Natural resources of fresh groundwater are distributed throughout the territory of Belarus and are estimated at 15.9 km3 / year, explored operational reserves – 2.29 km3 / year, or 13% of the projected resources. They are enough to meet the needs of the population and the economy. The degree of utilization of exploitable groundwater reserves in Belarus as a whole is 28%.
There is a significant differentiation of resources and groundwater reserves by regions of Belarus (Table 3.8). The largest exploitable reserves of groundwater are in Minsk and Gomel regions, the smallest in Grodno.
Table 3.8 Resource requirements
Resources and reserves of groundwater by regions of Belarus,
as of 1.01.2001*
Groundwater resources, thousand m3/day.
Explored operational reserves
number of deposits, pcs.
reserves, thousand m3/day.
Total in Belarus
*According to the data: see [3, p. 53].
The water management balance of Belarus is positive, water resources not only meet the needs, but also have some reserve for the development of sectors of the national economy (Table 3.9). Water intake of surface and groundwater for domestic and economic purposes does not exceed an average of 5-7% of annually renewable water resources.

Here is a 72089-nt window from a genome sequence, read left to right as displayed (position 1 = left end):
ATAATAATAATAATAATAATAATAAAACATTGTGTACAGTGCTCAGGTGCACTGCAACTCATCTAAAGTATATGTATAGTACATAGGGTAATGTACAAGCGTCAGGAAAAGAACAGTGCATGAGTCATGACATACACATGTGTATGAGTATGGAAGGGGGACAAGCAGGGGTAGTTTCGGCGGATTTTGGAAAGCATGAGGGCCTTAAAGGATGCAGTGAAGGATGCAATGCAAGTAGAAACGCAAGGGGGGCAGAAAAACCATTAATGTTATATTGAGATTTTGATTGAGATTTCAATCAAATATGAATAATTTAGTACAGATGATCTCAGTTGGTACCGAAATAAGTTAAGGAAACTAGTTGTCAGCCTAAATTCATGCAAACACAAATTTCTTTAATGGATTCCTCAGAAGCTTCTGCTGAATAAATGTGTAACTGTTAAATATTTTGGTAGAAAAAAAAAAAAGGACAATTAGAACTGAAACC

However, there is unevenness and discrepancy between the territorial distribution of water resources and water consumers, which complicates the task of water supply to the population.
Table 3.9 Resource requirements by component
Grouping of urban settlements of Belarus by natural provision of river (surface) water resources*,
Number of cities with river water supply, thousand m3 / day.
less than 50,0
Total in Belarus
*Numerator – the distribution of urban settlements by water consumption in rivers with 95% security (potential resources). The denominator is the distribution of urban settlements according to the really possible intake of river water, provided that the rivers are preserved in a domestic unregistered state and damless water intake (operational resources).
**Polotsk and Novopolotsk are taken into account.